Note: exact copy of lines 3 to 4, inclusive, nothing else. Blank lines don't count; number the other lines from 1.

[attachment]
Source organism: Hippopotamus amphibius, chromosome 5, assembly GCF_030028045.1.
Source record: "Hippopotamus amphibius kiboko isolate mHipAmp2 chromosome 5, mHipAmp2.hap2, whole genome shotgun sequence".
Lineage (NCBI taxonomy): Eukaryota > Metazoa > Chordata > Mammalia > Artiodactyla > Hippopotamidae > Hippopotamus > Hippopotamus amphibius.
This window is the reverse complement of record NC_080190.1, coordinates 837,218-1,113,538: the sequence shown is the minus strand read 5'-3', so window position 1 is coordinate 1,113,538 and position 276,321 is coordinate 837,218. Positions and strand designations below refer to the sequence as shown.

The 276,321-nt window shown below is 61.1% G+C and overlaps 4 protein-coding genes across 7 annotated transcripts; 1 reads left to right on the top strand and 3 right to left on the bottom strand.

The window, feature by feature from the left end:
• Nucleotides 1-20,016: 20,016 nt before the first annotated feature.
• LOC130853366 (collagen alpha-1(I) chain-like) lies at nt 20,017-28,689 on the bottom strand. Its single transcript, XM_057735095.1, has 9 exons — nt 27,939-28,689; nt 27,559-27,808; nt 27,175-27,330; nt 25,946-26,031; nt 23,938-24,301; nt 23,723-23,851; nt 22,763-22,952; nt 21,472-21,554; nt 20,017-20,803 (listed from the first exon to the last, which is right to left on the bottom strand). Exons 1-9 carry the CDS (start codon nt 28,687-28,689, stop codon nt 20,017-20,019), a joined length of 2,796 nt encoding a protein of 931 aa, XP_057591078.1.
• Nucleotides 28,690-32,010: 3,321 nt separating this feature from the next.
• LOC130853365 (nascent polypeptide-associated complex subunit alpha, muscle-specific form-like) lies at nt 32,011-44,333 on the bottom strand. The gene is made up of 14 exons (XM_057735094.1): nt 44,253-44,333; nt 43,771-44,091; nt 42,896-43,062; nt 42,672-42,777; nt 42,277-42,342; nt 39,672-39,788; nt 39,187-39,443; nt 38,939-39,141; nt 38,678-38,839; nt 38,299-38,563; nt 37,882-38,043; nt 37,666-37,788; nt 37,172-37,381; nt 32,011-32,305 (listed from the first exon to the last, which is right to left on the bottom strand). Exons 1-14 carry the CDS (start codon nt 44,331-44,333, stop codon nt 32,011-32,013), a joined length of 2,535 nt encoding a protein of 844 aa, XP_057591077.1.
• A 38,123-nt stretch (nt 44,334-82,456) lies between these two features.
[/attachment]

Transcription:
Lineage (NCBI taxonomy): Eukaryota > Metazoa > Chordata > Mammalia > Artiodactyla > Hippopotamidae > Hippopotamus > Hippopotamus amphibius.
This window is the reverse complement of record NC_080190.1, coordinates 837,218-1,113,538: the sequence shown is the minus strand read 5'-3', so window position 1 is coordinate 1,113,538 and position 276,321 is coordinate 837,218. Positions and strand designations below refer to the sequence as shown.